Postcard: Northeastern Utah

We’re approaching getaway season in the Colorado high country. Winter is on its way out and spring on its way in. Not that this cow cares. I spotted her in a field while passing through northeastern Utah recently. She doesn’t know about getaway season, nor does she need to. She needs to keep eating grass to stay alive, plain and simple. Poor cow.

Photo by Devon O’Neil

Kicking (and Gliding) at The Home Ranch

Or how I  learned to channel my inner aerobic animal. By Nicholas O’Connell

It looks so easy. When experienced skate skiers glide along with grace and fluidity, it appears almost effortless. And yet when I’ve tried it on cross country skis, I found it exhausting. If I have the right gear and coaching can I ever make it look easy?

This is the question I ponder during a three-day visit to the Home Ranch, an upmarket ranch located in the Elk River Valley, 40 miles from Yampa Valley Regional Airport in northern Colorado. The all-inclusive ranch includes free gear and instruction and 30 kilometers of groomed Nordic trails.

Matson Tew, a tall, lanky, enthusiastic guide, serves as my instructor. He fits me with skate skis which are lighter, shorter and skinnier than traditional cross country skis.

“Try these poles,” he says, handing me poles that come up to my chin, much longer than cross country poles, but well-suited to the long strides and glides of a skate skier. He fits me for boots and then gives me a pep talk.

“It’s one of the most challenging aerobic sports out there,” he says. “And you’re coming from sea level, so don’t be too hard on yourself if it tires you out.”

Encouraged, I try the technique. The 3-kilometer loop outside the Home Ranch is relatively flat and groomed with a wide corduroy swath, making it an ideal place to practice.

“It’s 70 percent lower body, 30 percent upper body,” he says, demonstrating the technique. “Then it’s probably 50/50 on hills.”

I try to imitate his technique. “Look over the glide ski,” he says. “Spend as much time on the glide ski as possible. Keep your feet low. Assume a dynamic stance with a low center of gravity.”

I ski back and forth, trying to keep all of these things in mind. It’s a lot of effort, but I can feel improvement.

“Do the Wizard of Oz drill,” he says. “Click your heels to get more of a glide.”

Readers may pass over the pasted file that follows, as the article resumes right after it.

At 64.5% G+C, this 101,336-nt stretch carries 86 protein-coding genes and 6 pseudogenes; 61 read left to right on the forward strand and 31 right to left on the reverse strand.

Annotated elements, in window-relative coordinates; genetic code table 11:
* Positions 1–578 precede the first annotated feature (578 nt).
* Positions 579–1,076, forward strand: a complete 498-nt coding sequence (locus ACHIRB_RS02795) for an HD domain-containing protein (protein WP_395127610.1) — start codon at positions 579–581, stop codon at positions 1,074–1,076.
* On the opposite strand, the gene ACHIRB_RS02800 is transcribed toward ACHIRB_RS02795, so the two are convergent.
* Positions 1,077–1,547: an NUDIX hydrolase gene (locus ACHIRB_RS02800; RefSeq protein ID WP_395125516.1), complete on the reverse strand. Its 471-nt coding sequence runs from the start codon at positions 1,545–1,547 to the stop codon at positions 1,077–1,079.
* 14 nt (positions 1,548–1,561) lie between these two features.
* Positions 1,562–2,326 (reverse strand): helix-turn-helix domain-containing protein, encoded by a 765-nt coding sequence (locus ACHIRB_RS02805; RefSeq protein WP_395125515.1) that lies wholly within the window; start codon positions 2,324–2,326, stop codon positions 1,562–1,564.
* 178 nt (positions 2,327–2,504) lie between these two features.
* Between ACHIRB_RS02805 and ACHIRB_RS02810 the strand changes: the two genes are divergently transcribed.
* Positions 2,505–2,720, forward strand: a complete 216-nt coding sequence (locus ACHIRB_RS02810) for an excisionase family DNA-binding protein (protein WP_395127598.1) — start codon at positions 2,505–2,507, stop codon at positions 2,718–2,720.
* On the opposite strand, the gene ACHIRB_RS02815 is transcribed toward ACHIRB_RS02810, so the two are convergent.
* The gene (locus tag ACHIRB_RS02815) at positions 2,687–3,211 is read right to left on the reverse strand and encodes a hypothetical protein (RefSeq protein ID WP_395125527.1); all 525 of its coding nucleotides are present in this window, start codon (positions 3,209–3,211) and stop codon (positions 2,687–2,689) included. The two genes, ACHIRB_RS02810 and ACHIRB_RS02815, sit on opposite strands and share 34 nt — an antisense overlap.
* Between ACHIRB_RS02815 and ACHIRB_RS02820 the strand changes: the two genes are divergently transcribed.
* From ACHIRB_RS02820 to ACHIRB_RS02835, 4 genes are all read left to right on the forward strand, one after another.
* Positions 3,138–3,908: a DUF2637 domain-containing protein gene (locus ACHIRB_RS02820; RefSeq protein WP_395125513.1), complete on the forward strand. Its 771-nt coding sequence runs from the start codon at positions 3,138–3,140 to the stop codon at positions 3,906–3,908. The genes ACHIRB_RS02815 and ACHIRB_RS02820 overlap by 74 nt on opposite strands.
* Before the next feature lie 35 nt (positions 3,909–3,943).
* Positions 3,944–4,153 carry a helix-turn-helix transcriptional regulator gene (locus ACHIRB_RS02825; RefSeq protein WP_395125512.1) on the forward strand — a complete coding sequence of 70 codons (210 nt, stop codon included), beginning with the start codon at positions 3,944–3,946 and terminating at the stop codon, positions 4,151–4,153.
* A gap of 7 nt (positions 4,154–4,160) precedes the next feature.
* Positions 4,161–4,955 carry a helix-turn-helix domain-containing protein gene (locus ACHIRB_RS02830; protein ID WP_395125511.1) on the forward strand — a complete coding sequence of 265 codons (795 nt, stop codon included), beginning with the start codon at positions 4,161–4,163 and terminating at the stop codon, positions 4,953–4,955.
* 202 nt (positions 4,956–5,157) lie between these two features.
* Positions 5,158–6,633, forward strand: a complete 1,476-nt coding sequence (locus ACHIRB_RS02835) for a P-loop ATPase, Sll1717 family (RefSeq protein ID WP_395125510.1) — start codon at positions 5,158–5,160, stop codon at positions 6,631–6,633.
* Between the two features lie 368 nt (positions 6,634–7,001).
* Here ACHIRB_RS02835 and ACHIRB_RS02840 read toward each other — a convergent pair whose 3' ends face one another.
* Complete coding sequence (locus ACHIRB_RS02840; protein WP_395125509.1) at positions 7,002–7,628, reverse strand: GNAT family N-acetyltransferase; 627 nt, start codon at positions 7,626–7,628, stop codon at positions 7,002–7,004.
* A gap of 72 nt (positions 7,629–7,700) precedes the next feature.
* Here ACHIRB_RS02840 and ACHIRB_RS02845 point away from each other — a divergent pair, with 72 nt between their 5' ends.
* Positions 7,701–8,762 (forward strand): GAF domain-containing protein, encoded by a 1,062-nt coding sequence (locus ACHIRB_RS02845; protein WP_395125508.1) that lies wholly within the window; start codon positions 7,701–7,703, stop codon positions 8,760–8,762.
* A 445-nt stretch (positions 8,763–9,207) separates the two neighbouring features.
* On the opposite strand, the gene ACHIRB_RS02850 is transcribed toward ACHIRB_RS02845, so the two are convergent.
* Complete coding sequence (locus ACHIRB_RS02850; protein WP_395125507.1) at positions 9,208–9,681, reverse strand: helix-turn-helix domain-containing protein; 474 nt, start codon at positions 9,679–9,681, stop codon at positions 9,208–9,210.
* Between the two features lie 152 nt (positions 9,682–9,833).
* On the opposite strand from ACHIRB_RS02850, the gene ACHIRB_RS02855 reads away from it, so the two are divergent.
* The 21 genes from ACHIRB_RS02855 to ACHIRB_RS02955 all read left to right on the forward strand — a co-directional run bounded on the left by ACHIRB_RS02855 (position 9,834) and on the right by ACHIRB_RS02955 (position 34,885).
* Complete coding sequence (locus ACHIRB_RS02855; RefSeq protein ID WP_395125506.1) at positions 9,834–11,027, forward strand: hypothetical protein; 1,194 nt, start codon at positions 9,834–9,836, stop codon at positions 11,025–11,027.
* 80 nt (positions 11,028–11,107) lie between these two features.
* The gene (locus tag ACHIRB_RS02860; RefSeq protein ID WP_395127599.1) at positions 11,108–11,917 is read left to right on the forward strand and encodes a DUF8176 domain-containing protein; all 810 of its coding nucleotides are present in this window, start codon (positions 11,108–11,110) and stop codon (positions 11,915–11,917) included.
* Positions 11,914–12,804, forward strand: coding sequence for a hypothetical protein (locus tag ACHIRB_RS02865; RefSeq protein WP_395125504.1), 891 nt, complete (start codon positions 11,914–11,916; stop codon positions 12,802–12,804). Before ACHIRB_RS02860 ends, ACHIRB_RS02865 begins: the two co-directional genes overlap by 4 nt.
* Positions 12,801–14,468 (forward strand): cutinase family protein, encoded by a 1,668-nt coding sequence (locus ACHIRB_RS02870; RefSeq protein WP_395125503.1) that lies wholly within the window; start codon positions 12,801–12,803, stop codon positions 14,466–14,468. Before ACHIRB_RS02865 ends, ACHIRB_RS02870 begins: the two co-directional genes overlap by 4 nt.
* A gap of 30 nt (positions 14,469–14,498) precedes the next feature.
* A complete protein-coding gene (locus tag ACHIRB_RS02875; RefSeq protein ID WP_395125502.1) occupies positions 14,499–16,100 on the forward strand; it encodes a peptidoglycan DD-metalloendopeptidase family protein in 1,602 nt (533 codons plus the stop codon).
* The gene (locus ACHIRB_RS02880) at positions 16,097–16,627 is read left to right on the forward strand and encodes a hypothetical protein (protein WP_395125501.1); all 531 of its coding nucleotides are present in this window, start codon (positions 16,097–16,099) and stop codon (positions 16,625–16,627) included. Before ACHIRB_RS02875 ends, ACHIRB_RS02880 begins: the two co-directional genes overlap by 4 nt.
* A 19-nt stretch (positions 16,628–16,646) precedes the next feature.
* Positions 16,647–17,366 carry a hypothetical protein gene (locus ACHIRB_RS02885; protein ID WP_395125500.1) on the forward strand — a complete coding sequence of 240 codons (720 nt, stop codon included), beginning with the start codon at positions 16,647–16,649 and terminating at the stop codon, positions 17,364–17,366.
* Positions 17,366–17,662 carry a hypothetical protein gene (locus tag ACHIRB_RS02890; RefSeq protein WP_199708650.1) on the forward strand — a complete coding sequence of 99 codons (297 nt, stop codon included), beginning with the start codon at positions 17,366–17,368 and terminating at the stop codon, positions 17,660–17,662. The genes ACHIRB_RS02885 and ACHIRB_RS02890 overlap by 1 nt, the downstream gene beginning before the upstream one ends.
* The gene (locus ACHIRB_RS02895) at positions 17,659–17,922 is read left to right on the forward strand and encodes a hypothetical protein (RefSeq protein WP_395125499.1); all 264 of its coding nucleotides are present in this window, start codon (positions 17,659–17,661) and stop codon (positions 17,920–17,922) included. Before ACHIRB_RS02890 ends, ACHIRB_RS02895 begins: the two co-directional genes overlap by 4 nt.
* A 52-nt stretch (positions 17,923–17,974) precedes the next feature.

I do this and it helps. Then he suggests completing the loop. I skate well around the first portion of the track until I hit a hill and struggle to maintain the technique.

“It’s okay to use Granny Gear on the hills,” he says. “You can put the poles behind you and step up if you need to.”

I follow his lead and pole uphill. By the time I finish the course, my heart is pounding, my lungs straining.

“Nice job,” he says. “You’re a natural.”

I can’t help grinning. This is such a great workout that I want to do it again. By the time I complete a second lap, I may not be making it look easy, but I’m hitting my stride and channeling my inner aerobic animal. Afterwards, I head back to the ranch, having earned the right to gorge on the restaurant’s delicious lunch of soup, salad, and skirt steak fajitas. For more:

Nicholas O’Connell is the author of The Storms of Denali and teaches for

Postcard: Solo ski day

Backcountry skiing alone is not always dangerous and, with the right terrain choice (read: not too steep), more often enlightening. When you have nobody to talk to, you tend to think a lot. Going out alone helps me sort through my work and life in a way that can’t happen sitting in my living room, even if I’m solo. Soft turns, as on the recent day pictured here, only lead to more productive contemplation.

Photo by Devon O’Neil

Mountain Passages: Only Fools Push the Season

The transition from winter to spring brings up arguments about clothing, birdsongs, and contemplative time in the mountains. By Alan Stark